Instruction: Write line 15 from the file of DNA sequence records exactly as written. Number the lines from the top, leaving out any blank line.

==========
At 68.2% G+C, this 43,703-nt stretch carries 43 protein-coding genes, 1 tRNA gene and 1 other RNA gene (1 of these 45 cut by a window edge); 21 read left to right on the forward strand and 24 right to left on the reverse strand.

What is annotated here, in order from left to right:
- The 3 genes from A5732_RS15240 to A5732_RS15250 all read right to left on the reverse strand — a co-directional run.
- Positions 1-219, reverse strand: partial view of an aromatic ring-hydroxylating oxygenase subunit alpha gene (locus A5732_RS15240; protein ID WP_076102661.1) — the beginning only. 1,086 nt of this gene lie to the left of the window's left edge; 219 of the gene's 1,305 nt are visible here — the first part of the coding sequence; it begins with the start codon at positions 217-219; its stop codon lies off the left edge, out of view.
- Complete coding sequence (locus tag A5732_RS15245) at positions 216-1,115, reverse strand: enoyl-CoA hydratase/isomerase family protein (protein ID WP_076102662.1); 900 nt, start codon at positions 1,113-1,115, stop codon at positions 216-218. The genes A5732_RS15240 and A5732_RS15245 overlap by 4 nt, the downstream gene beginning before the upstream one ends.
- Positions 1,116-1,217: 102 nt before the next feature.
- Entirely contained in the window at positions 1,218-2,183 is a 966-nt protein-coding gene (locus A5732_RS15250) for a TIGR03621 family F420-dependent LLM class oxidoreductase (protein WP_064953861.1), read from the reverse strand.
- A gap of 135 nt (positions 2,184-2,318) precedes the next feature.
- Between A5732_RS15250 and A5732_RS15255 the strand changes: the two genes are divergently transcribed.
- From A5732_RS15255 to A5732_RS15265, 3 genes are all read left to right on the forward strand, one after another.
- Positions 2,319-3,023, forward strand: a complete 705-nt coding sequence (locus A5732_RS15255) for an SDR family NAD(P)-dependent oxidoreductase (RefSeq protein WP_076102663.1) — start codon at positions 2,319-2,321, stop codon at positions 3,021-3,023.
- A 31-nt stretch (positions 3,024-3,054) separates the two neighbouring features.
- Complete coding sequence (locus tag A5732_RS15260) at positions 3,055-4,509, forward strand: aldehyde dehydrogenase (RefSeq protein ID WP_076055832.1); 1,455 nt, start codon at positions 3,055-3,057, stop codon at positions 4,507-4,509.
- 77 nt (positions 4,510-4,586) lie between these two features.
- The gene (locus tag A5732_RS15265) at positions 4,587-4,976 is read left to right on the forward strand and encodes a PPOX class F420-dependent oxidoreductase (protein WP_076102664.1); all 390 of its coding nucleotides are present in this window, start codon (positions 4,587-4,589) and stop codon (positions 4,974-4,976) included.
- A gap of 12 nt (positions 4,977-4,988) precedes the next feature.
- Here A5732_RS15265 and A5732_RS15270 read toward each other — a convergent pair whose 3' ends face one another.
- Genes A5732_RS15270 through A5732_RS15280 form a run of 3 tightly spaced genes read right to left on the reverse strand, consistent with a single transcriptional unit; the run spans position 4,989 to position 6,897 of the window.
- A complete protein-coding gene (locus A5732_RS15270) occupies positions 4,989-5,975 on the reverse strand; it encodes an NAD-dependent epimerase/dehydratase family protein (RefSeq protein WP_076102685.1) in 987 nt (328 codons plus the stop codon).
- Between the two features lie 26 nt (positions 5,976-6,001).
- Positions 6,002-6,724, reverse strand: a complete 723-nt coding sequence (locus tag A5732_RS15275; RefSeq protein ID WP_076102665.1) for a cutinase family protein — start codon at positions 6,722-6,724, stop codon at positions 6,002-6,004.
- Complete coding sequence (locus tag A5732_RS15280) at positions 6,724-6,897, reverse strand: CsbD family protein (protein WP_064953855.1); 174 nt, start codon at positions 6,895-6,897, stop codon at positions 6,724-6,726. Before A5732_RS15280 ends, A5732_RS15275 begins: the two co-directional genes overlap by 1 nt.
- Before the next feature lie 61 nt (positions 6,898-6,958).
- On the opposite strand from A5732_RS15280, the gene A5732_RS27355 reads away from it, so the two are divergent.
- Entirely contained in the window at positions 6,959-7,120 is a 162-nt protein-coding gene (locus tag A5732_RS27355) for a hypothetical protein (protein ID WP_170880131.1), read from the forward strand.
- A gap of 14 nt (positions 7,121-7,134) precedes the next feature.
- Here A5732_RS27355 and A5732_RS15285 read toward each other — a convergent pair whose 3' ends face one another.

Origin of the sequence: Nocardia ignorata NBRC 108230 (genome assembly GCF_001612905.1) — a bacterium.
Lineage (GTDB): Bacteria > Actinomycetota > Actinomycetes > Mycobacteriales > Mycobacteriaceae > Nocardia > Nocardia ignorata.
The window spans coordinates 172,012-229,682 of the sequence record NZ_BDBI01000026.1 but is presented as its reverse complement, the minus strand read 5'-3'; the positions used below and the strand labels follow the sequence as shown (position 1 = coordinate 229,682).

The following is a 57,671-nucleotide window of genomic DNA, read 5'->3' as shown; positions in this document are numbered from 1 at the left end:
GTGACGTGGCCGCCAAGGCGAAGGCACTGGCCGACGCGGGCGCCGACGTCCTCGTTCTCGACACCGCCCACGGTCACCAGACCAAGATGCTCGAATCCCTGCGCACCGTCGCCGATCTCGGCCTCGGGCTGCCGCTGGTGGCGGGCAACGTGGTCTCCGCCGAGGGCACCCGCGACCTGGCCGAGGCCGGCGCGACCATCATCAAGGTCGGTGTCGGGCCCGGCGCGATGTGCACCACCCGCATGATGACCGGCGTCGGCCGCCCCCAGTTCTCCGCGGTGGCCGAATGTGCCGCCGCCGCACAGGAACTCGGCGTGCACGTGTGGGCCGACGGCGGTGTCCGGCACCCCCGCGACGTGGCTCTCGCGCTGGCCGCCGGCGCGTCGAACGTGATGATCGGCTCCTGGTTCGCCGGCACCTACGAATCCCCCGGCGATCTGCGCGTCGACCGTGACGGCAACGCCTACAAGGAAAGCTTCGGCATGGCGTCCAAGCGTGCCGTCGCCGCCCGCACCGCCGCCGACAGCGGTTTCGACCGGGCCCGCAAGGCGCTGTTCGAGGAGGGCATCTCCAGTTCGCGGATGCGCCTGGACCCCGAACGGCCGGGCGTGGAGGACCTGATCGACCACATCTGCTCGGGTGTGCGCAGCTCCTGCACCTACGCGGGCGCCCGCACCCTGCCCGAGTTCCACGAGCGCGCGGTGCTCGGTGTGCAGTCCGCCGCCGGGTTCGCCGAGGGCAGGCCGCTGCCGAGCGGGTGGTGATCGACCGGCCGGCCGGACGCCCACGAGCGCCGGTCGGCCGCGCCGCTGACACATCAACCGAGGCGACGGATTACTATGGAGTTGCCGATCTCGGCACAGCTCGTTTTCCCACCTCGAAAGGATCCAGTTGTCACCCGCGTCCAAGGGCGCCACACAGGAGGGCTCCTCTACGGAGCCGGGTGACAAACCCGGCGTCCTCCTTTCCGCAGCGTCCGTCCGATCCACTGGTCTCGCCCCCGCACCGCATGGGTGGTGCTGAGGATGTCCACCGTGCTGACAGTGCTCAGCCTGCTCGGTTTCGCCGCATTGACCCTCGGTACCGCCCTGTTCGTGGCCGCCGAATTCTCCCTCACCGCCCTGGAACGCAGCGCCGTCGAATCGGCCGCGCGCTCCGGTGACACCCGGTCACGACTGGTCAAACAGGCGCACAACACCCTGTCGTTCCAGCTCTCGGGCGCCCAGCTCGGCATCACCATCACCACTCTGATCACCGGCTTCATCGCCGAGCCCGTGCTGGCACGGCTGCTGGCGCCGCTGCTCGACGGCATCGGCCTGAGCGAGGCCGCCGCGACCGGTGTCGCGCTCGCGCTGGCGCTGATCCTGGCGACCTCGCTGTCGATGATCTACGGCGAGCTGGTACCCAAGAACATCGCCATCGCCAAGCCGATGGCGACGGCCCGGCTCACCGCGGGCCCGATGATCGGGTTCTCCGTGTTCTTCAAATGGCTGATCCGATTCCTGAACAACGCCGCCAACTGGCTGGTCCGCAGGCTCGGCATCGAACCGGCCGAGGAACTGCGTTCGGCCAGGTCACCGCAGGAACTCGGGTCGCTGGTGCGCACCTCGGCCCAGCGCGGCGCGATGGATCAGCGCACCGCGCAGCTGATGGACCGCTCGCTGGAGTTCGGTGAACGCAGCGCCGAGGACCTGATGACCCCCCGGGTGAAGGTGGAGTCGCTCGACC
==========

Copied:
- The gene (locus tag A5732_RS15265) at positions 4,587-4,976 is read left to right on the forward strand and encodes a PPOX class F420-dependent oxidoreductase (protein WP_076102664.1); all 390 of its coding nucleotides are present in this window, start codon (positions 4,587-4,589) and stop codon (positions 4,974-4,976) included.